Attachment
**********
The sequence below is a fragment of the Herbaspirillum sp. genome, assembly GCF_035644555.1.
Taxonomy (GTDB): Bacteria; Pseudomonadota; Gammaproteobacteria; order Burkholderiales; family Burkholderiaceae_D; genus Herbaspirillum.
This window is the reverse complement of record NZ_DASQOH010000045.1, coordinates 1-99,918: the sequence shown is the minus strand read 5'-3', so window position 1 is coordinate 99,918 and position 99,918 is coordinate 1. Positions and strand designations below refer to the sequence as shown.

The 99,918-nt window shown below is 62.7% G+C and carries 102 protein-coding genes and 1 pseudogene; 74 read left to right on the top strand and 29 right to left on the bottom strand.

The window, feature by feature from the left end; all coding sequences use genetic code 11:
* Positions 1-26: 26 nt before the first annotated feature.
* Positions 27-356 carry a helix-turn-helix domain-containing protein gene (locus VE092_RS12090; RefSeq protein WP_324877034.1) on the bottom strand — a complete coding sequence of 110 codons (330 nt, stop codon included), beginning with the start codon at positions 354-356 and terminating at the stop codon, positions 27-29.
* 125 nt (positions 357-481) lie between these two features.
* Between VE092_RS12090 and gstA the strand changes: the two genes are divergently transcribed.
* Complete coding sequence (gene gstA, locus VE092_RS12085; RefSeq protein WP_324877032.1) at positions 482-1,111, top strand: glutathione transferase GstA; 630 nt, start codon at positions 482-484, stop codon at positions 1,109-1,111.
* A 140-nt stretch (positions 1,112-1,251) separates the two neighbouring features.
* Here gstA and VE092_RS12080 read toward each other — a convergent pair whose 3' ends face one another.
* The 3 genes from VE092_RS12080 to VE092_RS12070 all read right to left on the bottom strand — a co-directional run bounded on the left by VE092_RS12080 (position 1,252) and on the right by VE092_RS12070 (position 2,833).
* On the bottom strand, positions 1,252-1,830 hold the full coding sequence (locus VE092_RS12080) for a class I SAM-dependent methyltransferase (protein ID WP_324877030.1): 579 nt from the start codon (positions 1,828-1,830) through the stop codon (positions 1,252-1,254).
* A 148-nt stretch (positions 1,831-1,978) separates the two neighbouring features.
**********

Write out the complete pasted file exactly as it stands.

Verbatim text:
The sequence below is a fragment of the Herbaspirillum sp. genome, assembly GCF_035644555.1.
Taxonomy (GTDB): Bacteria; Pseudomonadota; Gammaproteobacteria; order Burkholderiales; family Burkholderiaceae_D; genus Herbaspirillum.
This window is the reverse complement of record NZ_DASQOH010000045.1, coordinates 1-99,918: the sequence shown is the minus strand read 5'-3', so window position 1 is coordinate 99,918 and position 99,918 is coordinate 1. Positions and strand designations below refer to the sequence as shown.

The 99,918-nt window shown below is 62.7% G+C and carries 102 protein-coding genes and 1 pseudogene; 74 read left to right on the top strand and 29 right to left on the bottom strand.

The window, feature by feature from the left end; all coding sequences use genetic code 11:
* Positions 1-26: 26 nt before the first annotated feature.
* Positions 27-356 carry a helix-turn-helix domain-containing protein gene (locus VE092_RS12090; RefSeq protein WP_324877034.1) on the bottom strand — a complete coding sequence of 110 codons (330 nt, stop codon included), beginning with the start codon at positions 354-356 and terminating at the stop codon, positions 27-29.
* 125 nt (positions 357-481) lie between these two features.
* Between VE092_RS12090 and gstA the strand changes: the two genes are divergently transcribed.
* Complete coding sequence (gene gstA, locus VE092_RS12085; RefSeq protein WP_324877032.1) at positions 482-1,111, top strand: glutathione transferase GstA; 630 nt, start codon at positions 482-484, stop codon at positions 1,109-1,111.
* A 140-nt stretch (positions 1,112-1,251) separates the two neighbouring features.
* Here gstA and VE092_RS12080 read toward each other — a convergent pair whose 3' ends face one another.
* The 3 genes from VE092_RS12080 to VE092_RS12070 all read right to left on the bottom strand — a co-directional run bounded on the left by VE092_RS12080 (position 1,252) and on the right by VE092_RS12070 (position 2,833).
* On the bottom strand, positions 1,252-1,830 hold the full coding sequence (locus VE092_RS12080) for a class I SAM-dependent methyltransferase (protein ID WP_324877030.1): 579 nt from the start codon (positions 1,828-1,830) through the stop codon (positions 1,252-1,254).
* A 148-nt stretch (positions 1,831-1,978) separates the two neighbouring features.